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TahitiNut Donating Member (1000+ posts) Send PM | Profile | Ignore Sat Dec-01-07 11:29 AM
Original message
"Democratic Party excludes Michigan from national convention"
Democratic Party excludes Michigan from national convention
Gordon Trowbridge / Detroit News Washington Bureau

The Democratic Party on Saturday barred Michigan from next summer's national convention, the expected -- and likely temporary -- punishment for holding a Jan. 15 presidential primary.

The national party's rules committee voted to ban all but a handful of Michigan officials from the Denver convention, at which the party's presidential nominee will formally be chosen. The move was widely expected -- it's the same penalty the committee handed down in August to Florida, which like Michigan is holding a January contest. Just four states -- Iowa, New Hampshire, Nevada and South Carolina -- are allowed to do so under the party's calendar rules.

But there is also widespread belief, in Michigan and elsewhere, that both Michigan and Florida will eventually be allowed to attend. It is unlikely that the eventual Democratic nominee, who will have substantial control over the convention, will want to court trouble with two important general-election states.

The motion passed by the Democratic National Committee's rules and bylaws committee also gives Michigan 30 days to come into compliance by moving to Feb. 5 or later -- a path Michigan officials say they will not take.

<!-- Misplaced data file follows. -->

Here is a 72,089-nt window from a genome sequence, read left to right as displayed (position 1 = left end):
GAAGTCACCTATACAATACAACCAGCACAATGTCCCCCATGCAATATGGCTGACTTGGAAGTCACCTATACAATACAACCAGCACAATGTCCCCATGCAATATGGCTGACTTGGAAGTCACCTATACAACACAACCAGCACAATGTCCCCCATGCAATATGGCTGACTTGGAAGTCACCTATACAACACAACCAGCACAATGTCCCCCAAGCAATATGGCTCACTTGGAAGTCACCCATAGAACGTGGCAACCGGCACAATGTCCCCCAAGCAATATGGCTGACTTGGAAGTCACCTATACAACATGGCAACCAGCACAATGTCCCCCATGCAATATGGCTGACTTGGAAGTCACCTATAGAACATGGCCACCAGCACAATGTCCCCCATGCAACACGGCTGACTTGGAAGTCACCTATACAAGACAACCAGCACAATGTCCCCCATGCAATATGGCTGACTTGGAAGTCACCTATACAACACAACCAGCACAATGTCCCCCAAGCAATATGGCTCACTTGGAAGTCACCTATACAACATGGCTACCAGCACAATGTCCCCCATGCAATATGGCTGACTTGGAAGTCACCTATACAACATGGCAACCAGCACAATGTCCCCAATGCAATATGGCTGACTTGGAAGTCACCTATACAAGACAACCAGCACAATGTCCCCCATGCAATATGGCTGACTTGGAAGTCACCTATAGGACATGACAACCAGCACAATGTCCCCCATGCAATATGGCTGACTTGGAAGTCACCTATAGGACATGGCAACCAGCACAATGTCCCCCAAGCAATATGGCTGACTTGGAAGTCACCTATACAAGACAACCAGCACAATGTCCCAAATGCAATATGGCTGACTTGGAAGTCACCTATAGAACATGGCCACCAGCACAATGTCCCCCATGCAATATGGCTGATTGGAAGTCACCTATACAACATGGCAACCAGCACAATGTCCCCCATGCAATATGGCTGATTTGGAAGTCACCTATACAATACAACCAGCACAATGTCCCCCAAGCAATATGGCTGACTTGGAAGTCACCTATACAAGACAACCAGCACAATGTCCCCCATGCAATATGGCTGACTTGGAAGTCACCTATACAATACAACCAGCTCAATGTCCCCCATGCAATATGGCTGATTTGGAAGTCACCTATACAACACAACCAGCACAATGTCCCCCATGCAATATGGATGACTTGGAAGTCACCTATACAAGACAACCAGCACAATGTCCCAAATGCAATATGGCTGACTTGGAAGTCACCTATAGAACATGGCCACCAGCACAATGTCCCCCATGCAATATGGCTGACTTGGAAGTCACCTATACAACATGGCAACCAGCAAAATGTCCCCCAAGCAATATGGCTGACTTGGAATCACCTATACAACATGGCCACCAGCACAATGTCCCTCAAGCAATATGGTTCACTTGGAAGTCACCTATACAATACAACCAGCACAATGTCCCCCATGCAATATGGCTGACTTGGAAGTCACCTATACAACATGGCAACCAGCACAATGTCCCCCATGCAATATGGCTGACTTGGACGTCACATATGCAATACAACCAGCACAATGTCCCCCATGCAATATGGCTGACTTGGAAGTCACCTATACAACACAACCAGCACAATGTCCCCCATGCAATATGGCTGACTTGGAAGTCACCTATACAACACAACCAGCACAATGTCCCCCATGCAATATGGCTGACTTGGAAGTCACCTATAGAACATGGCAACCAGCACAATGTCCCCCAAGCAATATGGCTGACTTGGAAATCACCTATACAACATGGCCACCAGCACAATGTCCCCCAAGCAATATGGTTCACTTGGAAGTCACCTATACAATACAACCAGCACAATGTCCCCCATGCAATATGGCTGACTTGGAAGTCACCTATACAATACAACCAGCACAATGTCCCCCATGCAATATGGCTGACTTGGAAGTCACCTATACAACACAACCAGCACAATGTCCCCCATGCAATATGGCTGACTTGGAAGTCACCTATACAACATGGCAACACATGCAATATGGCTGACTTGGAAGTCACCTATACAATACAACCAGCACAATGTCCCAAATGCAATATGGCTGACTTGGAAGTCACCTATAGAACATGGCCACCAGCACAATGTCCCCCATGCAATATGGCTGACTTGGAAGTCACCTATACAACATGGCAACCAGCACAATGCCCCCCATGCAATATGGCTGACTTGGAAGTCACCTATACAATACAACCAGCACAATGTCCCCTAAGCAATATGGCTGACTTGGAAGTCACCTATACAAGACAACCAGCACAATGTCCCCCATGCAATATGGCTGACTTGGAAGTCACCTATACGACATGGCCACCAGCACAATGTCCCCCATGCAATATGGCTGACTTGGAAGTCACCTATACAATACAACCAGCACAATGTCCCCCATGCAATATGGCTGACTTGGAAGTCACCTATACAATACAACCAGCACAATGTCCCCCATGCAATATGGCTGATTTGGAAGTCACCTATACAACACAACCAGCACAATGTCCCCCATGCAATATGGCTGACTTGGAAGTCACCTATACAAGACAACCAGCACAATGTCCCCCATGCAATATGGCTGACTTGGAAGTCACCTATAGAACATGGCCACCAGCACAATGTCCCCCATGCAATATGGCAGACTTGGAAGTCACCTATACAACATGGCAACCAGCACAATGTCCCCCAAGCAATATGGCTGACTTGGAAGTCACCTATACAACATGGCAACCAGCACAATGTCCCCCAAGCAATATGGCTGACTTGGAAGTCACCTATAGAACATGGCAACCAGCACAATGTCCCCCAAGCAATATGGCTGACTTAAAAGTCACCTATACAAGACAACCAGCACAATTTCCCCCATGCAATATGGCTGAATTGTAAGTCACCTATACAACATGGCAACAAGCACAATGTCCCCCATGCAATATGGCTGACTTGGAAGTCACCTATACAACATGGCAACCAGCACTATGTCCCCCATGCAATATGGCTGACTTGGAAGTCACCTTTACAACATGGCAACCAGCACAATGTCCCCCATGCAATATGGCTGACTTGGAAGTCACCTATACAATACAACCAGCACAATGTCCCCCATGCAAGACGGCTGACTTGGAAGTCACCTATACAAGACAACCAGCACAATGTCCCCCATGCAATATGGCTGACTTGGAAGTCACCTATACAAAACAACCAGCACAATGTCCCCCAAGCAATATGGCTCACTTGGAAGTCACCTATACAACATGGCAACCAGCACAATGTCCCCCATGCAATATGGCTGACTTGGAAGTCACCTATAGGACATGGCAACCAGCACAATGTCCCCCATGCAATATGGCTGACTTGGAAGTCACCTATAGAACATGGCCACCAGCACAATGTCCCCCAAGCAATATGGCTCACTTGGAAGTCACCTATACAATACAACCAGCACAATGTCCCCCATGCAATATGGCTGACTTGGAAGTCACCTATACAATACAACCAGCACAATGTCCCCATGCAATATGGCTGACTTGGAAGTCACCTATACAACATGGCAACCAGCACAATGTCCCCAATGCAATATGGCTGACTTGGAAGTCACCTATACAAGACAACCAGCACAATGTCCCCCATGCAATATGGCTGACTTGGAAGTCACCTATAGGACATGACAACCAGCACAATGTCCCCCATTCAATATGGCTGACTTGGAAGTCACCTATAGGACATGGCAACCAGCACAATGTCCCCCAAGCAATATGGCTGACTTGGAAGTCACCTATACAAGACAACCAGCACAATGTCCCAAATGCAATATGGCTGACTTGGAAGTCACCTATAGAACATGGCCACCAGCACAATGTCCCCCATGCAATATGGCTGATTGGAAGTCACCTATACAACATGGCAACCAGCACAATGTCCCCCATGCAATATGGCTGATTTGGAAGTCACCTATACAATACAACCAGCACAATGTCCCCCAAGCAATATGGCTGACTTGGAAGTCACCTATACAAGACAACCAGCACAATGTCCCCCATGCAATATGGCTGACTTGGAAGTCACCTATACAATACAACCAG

Before punishing Michigan on Saturday, the committee approved waivers for Iowa, New Hampshire and South Carolina, allowing those states to move their contests earlier than their assigned dates -- and prompting accusations of inequitable enforcement of the rules from Michigan officials. All three of those states were assigned January dates that they have moved from; New Hampshire, for example, was assigned Jan. 22, but will vote on Jan. 8.

Michigan had sought a similar waiver, with officials saying they were simply fulfilling their pledge to abide by the calendar only if other states did the same. But Democratic officials rejected that plea.

http://www.detnews.com/apps/pbcs.dll/article?AID=/20071...
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Strawman Donating Member (1000+ posts) Send PM | Profile | Ignore Wed Dec-19-07 09:20 AM
Response to Original message
1. I've never been convinced that non-voting was a political statement until now
For the first time in my life, I don't think I will be participating in the Democratic presidential primary. Its a complete sham. I won't be voting "uncommitted" or for Kucinich when the vote won't count. When there is no possibility of exercising "voice," "exit" seems like more of a statement to me.